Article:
Riparian land, found at the interface between terrestrial and aquatic ecosystems, can support a diverse range of native plants and animals. It also provides important ecological functions including: improving water quality by filtering nutrients, pollutants and sediments; stabilising banks; and providing food and habitat for animals. Riparian land is frequently degraded by clearing, invasive plants and livestock grazing. Government agencies invest significant resources to carry out riparian management actions, or ‘interventions’, to prevent degradation or to improve the condition of our waterways.
The Riparian Intervention Monitoring Program (RIMP) is a statewide, long-term program developed by DELWP that aims to assesses the impact and effectiveness of riparian management. RIMP examines three common management interventions: 1. weed control, 2. replanting of native vegetation and 3. fencing to restrict livestock access. These interventions are usually undertaken to improve riparian vegetation condition or to manage bank erosion.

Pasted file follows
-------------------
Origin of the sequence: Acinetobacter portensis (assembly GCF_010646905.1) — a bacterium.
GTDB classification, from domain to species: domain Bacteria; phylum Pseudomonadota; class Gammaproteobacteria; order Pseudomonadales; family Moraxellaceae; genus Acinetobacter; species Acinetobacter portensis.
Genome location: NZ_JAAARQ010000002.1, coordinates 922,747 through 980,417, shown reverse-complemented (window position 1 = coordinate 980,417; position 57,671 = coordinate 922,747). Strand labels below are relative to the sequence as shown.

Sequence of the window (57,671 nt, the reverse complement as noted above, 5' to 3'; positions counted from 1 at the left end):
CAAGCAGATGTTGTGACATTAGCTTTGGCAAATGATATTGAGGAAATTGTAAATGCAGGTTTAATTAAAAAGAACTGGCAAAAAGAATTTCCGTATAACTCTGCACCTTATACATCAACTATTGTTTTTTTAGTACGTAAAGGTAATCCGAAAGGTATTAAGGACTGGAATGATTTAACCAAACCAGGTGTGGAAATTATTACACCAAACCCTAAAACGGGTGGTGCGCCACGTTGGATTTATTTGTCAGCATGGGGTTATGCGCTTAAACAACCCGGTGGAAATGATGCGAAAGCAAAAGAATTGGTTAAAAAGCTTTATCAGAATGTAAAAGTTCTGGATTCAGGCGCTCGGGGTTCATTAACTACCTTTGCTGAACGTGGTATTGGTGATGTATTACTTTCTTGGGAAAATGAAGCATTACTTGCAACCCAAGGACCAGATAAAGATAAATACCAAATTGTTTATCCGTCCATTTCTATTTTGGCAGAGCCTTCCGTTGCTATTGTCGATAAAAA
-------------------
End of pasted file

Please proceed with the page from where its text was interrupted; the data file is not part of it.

ARI is working with Catchment Management Authorities (CMAs), landholders and botanists to establish monitoring sites on riparian land to assess changes in vegetation condition and bank stability attributes in response to these interventions. Sites are being monitored before, and several times after, interventions are undertaken.
RIMP began in 2014 and is expected to continue until 2024. The knowledge generated by the program will help identify ways we can improve the effectiveness and efficiency of management interventions and better target future investment.
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The following fact sheet provides more details about RIMP:
RIMP represents one approach to gather evidence to support management decisions developed under the Victorian Riparian Research and Monitoring Program (VRRMP); see the fact sheet below for more information:
For more information on DELWP’s management of riparian land see the Water and Catchments pages.